Being a founder is tough and you can’t afford to make deadly hiring mistakes. Every dollar is precious and hiring the right resources who will be able to bring your vision to life is difficult. Picking just one wrong employee, freelancer or outsourcing company can be costly or even deadly to your business.

  1. Hasty Hiring – Hiring the first person you interview, or even hiring on the spot when you meet someone. Being desperate to fill seats and get things done at the expense of finding the right fit for the role and the team.
  2. Over-Hiring– Hiring very experienced resources before you have a funding runway. If everything does not go perfectly, you will run out of time and money before you can get your idea off the ground.
  3. Under-Hiring – Hiring very inexperienced resources without providing experienced industry mentors, clear job descriptions, detailed project requirements and defined goals. Your resource may not know how to navigate a new job, and will have to “wing it” without support. They may sink or swim, but soon they will be burnt out and looking for another job.
  4. Outsourcing to Remote Strangers You Can’t Qualify – You may get hundreds of solicitations from countries all over the world to handle your software development. Hiring an in tact, proven team can be great, but you will also need to provide very clear goals and requirements, navigate long distance and cross-cultural communication challenges, often outside of business hours to get anything done. You may not realize that things are going poorly until you are deeply into the project or even nearing completion. You’ll be burnt out and out of funds.
  5. A Patchwork of Disconnected Freelancers – Hiring an assortment of freelancers in different locations who don’t connect with each other puts the burden on the founder to keep every task synchronized.
  6. Friends & Family – hiring people with emotional ties, money issues, health issues, etc. can lead to hard feelings, confusion and conflict if performance suffers or if you have a hard time communicating about performance expectations. You may or may not be hiring the best person for the job, even if they are #1 in your heart. If you’d like the relationship to survive the start up, help them find a job elsewhere.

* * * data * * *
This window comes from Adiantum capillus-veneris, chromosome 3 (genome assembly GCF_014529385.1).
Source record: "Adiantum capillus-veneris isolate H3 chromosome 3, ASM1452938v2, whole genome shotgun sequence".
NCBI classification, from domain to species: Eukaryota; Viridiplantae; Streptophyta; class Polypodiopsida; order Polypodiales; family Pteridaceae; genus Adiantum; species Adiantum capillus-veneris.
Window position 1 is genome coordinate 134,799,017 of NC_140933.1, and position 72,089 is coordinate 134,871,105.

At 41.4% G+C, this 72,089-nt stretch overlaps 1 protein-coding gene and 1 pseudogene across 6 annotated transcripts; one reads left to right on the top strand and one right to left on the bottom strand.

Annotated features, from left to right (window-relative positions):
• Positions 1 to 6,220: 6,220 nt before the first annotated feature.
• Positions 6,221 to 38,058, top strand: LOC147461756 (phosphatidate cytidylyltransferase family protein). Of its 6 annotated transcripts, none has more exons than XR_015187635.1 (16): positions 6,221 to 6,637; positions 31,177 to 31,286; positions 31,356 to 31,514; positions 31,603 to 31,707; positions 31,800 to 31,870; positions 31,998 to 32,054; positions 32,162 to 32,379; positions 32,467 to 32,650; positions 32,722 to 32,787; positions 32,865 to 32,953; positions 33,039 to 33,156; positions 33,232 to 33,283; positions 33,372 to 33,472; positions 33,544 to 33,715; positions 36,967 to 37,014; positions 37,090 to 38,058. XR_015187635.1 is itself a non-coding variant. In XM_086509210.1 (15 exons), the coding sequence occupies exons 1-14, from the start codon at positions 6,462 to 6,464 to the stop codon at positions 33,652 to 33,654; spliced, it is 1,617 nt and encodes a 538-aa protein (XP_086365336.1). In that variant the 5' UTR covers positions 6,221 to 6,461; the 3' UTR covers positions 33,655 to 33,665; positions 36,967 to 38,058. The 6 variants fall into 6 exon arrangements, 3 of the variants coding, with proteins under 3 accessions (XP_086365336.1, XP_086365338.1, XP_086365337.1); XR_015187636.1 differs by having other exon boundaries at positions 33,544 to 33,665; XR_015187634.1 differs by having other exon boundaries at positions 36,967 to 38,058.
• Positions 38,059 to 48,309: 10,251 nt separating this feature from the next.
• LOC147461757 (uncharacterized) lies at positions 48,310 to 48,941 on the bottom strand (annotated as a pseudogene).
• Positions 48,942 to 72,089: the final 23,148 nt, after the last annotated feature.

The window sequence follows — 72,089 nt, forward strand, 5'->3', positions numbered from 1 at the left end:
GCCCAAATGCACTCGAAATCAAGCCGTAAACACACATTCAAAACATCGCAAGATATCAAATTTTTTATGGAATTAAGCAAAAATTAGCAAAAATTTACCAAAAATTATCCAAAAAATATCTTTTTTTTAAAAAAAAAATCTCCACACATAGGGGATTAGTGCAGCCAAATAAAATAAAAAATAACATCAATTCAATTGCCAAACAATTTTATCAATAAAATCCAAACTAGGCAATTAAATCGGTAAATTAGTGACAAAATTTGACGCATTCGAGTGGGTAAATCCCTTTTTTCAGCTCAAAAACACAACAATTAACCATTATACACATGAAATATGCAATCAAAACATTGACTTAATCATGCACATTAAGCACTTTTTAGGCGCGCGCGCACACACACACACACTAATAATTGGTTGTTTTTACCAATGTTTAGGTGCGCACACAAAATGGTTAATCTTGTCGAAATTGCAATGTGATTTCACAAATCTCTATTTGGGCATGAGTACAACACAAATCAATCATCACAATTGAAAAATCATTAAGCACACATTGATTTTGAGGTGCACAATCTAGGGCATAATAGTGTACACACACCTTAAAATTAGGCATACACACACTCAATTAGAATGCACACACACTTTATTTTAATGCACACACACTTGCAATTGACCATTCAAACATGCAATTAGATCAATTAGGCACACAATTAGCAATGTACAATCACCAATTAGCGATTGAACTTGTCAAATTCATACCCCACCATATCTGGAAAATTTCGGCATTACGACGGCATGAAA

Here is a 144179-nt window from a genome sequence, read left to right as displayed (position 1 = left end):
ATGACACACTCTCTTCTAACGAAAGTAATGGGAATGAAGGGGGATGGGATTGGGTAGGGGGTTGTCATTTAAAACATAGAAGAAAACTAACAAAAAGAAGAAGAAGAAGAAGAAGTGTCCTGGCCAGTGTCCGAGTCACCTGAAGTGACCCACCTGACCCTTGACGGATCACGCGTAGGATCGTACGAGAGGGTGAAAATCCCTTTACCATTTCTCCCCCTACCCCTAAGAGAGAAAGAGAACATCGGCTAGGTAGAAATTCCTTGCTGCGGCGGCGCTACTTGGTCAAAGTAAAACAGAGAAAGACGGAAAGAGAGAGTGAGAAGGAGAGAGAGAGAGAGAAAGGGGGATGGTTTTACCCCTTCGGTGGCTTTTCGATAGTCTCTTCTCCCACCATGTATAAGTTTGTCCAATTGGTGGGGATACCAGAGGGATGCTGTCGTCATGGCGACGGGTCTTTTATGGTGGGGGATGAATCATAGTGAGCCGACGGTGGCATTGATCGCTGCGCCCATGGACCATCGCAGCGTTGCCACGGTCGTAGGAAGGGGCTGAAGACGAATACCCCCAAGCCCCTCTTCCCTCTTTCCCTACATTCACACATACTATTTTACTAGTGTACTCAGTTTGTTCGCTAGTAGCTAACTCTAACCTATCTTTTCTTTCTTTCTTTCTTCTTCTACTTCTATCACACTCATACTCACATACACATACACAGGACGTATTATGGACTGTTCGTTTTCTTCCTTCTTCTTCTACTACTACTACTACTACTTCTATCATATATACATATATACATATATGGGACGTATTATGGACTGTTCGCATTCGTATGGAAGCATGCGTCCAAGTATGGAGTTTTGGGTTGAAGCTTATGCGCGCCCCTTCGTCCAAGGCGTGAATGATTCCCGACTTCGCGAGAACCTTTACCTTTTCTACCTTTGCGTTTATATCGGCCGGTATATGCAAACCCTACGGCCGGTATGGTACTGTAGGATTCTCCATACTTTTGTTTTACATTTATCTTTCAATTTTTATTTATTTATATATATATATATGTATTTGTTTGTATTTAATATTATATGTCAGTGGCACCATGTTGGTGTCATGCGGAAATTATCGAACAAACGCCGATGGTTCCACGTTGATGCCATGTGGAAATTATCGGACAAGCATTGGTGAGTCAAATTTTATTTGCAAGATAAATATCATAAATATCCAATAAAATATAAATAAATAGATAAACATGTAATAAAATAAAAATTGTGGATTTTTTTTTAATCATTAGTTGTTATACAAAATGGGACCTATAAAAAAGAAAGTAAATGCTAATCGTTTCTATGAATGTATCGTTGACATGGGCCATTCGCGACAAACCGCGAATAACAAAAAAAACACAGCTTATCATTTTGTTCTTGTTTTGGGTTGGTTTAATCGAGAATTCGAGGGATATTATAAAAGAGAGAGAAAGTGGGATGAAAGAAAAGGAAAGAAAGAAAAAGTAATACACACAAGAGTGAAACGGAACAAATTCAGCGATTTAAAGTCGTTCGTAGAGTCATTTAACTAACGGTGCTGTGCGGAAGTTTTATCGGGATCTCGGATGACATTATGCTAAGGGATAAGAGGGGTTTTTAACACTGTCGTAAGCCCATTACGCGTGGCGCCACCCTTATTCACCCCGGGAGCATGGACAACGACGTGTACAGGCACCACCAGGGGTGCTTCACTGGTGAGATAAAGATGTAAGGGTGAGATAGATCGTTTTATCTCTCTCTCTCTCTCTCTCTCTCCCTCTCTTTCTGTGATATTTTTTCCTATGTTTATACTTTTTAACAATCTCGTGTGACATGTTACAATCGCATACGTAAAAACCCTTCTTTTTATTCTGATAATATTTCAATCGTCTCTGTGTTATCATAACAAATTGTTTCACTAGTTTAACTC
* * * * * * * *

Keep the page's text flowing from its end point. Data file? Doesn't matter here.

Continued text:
7. Unverified Recommendations – this is an extension of the friends and family issue. A person you trust has a reason to recommend one of their friends and family members to you. Do they understand the skills required by the job? Do they have an emotional reason for the recommendation? Tread cautiously and vet the candidate, while keeping your trusted person at arm’s length.
  8. Hiring Just for Skills – They can code their brains out, came from a world famous company, or they have an incredible degree or certification. On paper they look outstanding, but later you find that they don’t have the drive or attitude to work with the rest of the team. Skills alone won’t save your start up.
  9. Delaying an Attitude Adjustment – Lots of people are skilled technicians – they can design, code or handle complex tasks in the area of their training. But they may be toxic or distracting to their coworkers, gossiping or undermining other departments. Very few people have mastered the can do attitude and empathy that makes for a delightful and productive contributor. Skills can be taught and improved more easily. Attitude is harder to adjust because it is an inside job and very personality driven. Attitude can be modeled by leaders in the company, but it also needs to be discovered, fostered and prized as a dominant trait in all members of the team. A bad attitude is a leading indicator of burnout, lack of engagement, and further destructive behaviors. A disengaged, bitter team member can drag the whole team down like a giant anchor sinking into a the depths of a sea of plastic trash. Lack of engagement means you are paying for work that isn’t really happening. Don’t waste your time and money trying to change someone’s attitude. Find someone with a spectacular attitude and help them embrace new challenges.
  10. Sloppy Onboarding – You can’t expect every candidate you hire to automatically click into place and understand how you think, how you want things done, how your tools and systems work, who to go to for help, partnership or clarification or what you are trying to accomplish. You still need to show them the ropes and help them learn about the organization from the inside. Making this ramp up time productive, efficient and deliberately helpful shows you value the new hire, builds mutual loyalty and a healthy work culture.
  11. BONUS: Firing Too Slowly – Address problems head on when they are small and fixable. That is your main responsibility. This is your dream – not anyone else’s and they are not likely to take it as seriously as you do. If someone is violating your stated company values, steering the company off course, infecting coworkers with a bad attitude and there isn’t a legitimate reason to explain why they are acting this way, it is time to do yourself and them a favor by setting them free to pursue something more appropriate for their special gifts. Rip the bandage off as quickly and humanely as possible. Make sure you are covering your bases with applicable employment laws and be kind but firm. Startup life is not for everyone, but doors will open for good people.

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